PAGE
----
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Melvin Sorcher

The content of religion and mythology are, arguably, identical in structure. Each has a basic premise -- a general concept -- from which individual stories are crafted. Each story has a message and an intent to inform or influence a listener to embrace the general concept.

I think more than giving an understanding of how people work, they provide more of an understanding ofd what people fear and to what goal they aspire. Of course, religion/mythology form the attitudes and drive the behavior of people -- but if you think about all the private beliefs, fears, attitude and aspirations of people, they would all fall nicely under the definition of myth.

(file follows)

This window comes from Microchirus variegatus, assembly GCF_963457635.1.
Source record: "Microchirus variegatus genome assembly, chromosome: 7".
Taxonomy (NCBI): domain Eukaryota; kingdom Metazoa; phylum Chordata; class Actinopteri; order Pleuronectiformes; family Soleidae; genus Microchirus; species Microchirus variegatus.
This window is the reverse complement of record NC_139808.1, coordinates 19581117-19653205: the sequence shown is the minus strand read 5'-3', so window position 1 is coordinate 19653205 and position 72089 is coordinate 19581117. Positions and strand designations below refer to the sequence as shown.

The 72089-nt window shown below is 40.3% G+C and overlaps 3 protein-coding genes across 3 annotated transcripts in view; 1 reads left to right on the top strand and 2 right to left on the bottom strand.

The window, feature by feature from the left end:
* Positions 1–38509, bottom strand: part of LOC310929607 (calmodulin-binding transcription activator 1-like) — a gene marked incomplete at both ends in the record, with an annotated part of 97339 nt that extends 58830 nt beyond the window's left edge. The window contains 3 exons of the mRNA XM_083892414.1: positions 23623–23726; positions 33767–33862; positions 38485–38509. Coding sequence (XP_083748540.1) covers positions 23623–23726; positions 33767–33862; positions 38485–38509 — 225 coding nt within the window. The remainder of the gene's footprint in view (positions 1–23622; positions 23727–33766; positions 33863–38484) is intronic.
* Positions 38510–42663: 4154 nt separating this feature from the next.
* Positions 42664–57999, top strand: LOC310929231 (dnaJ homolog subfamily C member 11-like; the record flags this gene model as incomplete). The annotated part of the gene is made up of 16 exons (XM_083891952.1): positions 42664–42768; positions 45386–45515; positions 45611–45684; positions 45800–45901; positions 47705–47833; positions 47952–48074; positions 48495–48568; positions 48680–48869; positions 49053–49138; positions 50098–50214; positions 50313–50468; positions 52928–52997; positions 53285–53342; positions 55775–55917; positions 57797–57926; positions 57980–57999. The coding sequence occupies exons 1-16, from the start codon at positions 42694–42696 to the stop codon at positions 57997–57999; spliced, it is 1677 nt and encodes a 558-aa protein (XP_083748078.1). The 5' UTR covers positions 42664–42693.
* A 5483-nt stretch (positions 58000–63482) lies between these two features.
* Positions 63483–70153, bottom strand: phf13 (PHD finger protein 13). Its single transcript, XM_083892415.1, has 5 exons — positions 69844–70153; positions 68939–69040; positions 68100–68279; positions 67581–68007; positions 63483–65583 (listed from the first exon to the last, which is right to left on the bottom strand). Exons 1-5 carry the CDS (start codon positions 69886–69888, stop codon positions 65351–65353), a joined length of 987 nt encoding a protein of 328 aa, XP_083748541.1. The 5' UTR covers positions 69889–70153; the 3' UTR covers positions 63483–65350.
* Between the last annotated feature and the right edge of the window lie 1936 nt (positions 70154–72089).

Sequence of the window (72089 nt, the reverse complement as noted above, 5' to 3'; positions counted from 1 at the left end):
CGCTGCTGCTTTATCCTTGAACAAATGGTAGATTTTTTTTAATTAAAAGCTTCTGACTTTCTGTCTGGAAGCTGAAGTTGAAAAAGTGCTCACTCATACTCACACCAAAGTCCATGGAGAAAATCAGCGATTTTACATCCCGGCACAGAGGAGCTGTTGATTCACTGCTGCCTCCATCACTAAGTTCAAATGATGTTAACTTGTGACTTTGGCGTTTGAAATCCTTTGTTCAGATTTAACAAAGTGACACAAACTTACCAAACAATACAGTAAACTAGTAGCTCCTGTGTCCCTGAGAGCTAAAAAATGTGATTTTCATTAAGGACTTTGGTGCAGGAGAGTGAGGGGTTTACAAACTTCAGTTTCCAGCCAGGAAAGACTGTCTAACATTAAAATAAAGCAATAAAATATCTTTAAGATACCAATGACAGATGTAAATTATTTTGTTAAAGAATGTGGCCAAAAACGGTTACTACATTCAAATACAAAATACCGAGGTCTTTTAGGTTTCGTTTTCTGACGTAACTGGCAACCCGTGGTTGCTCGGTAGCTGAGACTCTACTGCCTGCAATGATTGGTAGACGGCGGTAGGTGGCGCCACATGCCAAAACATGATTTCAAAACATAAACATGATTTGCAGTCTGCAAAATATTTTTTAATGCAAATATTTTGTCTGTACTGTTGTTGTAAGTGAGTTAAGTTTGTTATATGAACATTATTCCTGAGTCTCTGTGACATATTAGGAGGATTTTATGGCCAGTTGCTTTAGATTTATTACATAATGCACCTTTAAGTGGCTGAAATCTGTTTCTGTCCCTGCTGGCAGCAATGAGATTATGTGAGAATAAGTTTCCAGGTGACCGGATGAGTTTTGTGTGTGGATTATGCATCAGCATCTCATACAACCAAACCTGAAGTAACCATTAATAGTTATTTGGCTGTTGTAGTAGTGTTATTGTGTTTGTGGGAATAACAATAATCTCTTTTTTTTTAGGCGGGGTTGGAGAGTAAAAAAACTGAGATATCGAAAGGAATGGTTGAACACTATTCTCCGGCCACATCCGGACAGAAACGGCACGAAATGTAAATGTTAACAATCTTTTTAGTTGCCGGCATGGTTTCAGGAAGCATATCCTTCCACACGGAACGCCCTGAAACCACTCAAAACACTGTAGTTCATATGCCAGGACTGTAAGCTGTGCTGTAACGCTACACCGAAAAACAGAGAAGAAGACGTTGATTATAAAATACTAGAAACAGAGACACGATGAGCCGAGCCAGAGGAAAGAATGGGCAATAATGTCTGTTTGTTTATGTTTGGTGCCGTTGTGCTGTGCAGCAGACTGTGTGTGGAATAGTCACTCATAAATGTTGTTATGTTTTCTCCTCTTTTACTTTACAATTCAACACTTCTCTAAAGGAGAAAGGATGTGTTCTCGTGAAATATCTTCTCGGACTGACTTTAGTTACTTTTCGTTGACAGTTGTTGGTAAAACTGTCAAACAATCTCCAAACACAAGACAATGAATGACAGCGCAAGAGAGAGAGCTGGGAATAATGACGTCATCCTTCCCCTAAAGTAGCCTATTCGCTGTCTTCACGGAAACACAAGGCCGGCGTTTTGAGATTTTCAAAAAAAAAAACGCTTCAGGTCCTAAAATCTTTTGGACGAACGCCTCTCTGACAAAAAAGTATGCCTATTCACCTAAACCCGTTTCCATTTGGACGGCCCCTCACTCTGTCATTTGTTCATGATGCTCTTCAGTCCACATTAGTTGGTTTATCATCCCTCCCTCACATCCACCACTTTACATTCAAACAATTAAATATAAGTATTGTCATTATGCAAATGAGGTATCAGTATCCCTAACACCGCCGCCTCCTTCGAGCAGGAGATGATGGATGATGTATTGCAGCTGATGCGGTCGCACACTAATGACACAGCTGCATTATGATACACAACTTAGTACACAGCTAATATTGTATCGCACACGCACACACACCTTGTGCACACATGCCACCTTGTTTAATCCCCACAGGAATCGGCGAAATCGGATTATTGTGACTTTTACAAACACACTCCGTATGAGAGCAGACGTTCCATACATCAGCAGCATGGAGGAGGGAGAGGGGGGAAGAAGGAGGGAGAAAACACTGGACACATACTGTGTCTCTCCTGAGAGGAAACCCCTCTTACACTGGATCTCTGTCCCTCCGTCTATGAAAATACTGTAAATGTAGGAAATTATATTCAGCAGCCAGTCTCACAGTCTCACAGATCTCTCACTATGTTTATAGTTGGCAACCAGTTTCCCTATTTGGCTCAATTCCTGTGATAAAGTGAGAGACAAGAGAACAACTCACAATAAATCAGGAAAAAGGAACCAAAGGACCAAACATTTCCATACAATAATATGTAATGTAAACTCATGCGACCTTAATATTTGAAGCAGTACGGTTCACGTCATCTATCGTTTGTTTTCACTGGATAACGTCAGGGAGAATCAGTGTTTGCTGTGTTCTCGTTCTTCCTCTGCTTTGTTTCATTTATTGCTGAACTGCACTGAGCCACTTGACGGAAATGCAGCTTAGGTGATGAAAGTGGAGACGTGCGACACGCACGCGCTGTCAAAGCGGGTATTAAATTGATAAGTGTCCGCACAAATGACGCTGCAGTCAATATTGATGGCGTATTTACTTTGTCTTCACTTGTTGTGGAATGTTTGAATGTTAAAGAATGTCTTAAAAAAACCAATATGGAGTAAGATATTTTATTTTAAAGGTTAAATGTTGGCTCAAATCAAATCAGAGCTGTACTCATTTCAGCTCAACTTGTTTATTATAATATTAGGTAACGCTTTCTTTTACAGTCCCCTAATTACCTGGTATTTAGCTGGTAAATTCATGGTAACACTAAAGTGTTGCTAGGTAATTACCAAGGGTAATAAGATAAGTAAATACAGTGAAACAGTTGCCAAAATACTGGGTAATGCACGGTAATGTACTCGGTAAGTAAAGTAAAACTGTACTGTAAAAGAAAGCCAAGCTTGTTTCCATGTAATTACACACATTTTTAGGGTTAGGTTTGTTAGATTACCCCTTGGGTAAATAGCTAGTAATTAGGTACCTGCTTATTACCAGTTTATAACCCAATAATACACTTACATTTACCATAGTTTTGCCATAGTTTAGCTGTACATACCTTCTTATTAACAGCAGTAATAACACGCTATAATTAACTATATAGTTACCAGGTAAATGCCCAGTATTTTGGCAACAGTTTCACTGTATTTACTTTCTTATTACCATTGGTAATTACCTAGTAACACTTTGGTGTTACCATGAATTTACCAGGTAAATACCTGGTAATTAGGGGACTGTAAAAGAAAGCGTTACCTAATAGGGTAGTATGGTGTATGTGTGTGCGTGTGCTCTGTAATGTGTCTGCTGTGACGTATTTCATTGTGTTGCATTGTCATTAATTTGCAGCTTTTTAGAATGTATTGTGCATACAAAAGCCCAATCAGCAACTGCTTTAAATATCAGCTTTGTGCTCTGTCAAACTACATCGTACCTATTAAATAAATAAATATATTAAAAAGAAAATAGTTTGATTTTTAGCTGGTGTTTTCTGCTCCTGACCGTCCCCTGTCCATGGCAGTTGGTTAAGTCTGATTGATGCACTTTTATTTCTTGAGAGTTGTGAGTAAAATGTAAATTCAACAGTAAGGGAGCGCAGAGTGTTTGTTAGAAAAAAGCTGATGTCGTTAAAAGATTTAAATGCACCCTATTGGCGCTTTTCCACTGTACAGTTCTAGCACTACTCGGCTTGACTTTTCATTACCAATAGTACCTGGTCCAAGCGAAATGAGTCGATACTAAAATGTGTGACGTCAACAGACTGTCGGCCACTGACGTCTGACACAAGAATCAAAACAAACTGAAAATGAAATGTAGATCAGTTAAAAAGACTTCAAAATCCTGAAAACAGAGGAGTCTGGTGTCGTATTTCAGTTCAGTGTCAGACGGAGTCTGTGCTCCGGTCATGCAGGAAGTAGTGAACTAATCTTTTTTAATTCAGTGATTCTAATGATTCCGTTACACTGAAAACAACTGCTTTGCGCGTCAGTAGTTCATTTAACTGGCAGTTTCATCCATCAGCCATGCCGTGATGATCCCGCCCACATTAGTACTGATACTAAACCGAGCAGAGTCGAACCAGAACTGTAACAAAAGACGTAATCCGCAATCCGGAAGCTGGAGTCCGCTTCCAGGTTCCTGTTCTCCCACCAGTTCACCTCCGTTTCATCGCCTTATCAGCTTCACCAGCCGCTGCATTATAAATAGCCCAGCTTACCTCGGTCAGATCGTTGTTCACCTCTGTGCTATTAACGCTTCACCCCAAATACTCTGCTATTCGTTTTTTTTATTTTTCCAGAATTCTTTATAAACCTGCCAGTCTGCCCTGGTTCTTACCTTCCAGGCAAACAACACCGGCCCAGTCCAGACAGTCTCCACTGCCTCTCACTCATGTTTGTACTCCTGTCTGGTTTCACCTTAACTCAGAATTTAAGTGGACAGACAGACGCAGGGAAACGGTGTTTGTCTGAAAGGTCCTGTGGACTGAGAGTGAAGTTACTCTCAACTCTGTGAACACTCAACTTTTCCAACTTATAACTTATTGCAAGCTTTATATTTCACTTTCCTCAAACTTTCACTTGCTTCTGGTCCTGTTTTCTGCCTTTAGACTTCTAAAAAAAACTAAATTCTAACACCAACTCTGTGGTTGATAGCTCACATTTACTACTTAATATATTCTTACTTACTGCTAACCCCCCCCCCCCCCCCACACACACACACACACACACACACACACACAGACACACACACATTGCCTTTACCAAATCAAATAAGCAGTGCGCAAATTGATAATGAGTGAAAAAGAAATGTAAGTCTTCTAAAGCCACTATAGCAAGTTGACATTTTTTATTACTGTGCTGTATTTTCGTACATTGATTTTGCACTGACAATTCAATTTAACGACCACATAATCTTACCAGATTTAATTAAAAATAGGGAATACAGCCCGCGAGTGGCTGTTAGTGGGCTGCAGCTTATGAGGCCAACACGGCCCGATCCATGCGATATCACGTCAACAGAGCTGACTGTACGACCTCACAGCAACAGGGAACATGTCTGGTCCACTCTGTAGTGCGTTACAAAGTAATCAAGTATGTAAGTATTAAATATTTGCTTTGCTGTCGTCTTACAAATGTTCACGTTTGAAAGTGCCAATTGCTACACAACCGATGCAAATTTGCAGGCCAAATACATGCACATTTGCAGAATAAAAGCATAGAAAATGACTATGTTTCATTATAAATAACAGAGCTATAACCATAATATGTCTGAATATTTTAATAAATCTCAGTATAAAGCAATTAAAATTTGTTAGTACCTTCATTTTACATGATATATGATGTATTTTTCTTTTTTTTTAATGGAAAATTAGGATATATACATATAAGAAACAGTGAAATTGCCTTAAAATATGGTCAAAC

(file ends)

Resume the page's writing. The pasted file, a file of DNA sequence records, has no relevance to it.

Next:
Think about showing how individual (personal opinions, etc) and group myths (religion) are too often the basis of our conclusions and reactions and initiatives. It might be better if people were more able to think critically about an issue or to critically examine an issue. Most do not. With more critical thinking and less dependence on myths/religion, the world might be a better place. Focus on helping people to recognize their own myths and how they hinder critical thinking.

Answered 7 years ago

Melvin Sorcher